If I am right, and the first name is 'Christofer', however, there are still three letters of the words FAR MORE remaining unused. They are A, M and R. Perhaps they contribute to the start of the surname, in which case we are looking for a Christofer whose surname must begin with either AMR, ARM, MAR, MRA, RAM or RMA. A search not only of every name listed in the Encyclopaedia Britannica, but of the whole text of its 72,000 articles, turns up only one person to whom this would apply: it is Christopher Marlowe. Again, the reader is urged to stop and consider whether any other possible answer might be better. For such a puzzle to be fair, of course, the name should really be one probably known to the average 'passer-by', and which would also, ideally, be connected in some way with Shakespeare. The obvious person whose name starts with 'Christofer' plus an anagram of A, M and R is of course Christopher Marlowe, to whom both of these criteria apply. It is also interesting to note that, to get this answer, the consonants F, R, M and R remain where they are, while each of the vowels moves the equivalent of one place to the right, which was apparently an early form of cipher.

This still cannot be the correct answer, however, unless what seems to be the third part of the clue - THEN COST - manages to give us the final syllable of Marlowe's name. This need not necessarily be 'lowe', of course, since his name was spelt in several different ways. Marlow, Marlin, Marlen, Morley and Marley were used rather than Marlowe at various times. So, are we able to find any of these endings associated with the words THEN COST?

As far as the word THEN is concerned, we have seen how it meant 'than' in the orthodox interpretation I suggested. This is because 'than' was nearly always spelt with an 'e' at that time. It did nevertheless also have the meaning 'then', so it could here be being used as an adverb, indicating that this is the intended sequence, and - with the following colon - that the word COST is the last part of the clue.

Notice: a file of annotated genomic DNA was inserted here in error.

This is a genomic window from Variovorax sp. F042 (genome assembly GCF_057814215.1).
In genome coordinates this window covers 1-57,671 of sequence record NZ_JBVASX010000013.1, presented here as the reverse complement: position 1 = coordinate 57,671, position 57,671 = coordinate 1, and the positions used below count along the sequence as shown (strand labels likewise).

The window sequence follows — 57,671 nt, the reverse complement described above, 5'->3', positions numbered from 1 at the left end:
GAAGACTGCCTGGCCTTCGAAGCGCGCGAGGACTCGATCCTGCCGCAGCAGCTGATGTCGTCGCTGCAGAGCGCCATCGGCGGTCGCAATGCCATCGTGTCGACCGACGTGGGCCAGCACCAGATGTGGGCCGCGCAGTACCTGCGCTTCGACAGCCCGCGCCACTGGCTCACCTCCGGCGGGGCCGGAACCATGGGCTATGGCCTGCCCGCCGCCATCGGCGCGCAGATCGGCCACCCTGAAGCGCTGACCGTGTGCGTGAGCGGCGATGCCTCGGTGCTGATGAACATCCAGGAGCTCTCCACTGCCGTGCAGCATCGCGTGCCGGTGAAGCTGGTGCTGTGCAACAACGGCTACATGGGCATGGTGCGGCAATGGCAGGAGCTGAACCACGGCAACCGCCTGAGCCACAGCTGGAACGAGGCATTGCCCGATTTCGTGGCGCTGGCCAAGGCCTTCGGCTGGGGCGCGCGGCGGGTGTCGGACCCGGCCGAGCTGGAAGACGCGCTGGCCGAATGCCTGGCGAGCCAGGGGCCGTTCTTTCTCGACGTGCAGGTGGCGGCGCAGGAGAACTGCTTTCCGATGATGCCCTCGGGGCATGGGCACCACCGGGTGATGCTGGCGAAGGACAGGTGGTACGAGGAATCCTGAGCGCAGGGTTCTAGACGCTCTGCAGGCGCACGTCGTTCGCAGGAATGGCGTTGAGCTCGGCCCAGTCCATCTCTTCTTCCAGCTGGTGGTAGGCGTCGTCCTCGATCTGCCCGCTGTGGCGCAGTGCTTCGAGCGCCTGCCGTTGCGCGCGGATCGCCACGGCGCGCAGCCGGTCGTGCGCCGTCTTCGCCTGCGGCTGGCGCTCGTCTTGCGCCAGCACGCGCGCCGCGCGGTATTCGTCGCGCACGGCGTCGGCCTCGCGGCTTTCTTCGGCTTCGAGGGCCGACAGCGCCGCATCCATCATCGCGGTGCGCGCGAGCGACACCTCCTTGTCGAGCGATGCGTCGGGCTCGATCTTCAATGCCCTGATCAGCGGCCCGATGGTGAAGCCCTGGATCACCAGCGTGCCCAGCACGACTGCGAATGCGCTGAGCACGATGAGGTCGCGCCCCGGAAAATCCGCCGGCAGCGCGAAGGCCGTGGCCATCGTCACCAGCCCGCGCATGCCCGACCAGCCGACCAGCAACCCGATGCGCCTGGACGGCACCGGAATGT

We would then probably be looking for one of those endings - 'low', 'lowe', 'lin', 'len' or 'ley' - to be either a synonym of 'cost' or a type of cost. The probability of finding either one of these, of course, is unbelievably low, but - incredible indeed - the O.E.D. does actually offer both.

Ley, obs. Form of LAY...

Lay, sb. Obs. rare A bill, score, reckoning. (with an example "He...had his hostes feed him that day And sett heore costes in his lay") [In other words the lay (or ley) was the reckoning of the overall cost.]

Lay, impost, assessment, rate, tax. ("A ley (sic) or taxacion of xii pounds" 1647)

In fact the first of these may have well been too rare for any 'puzzle-setter' to have had in mind, but the second is definitely good enough. Which reader would not from personal experience consider an impost or tax to be a cost?

So the astonishing truth is that there is indeed an answer to the possible riddle, and it is CHRIST+OFER MAR+LEY (i.e. 'Christofer Marley') , which is in fact precisely the way that Marlowe signed his own name. The baptismal record also shows him as 'Christofer' (7) and, which is more, his father wrote his surname as 'Marley' too. (8) It is worth noting that the Privy Council also referred to him as "Christofer Marley of London, gentleman" when he appeared before them, only 10 days before his 'sudden and fearful end', on 30 May 1593.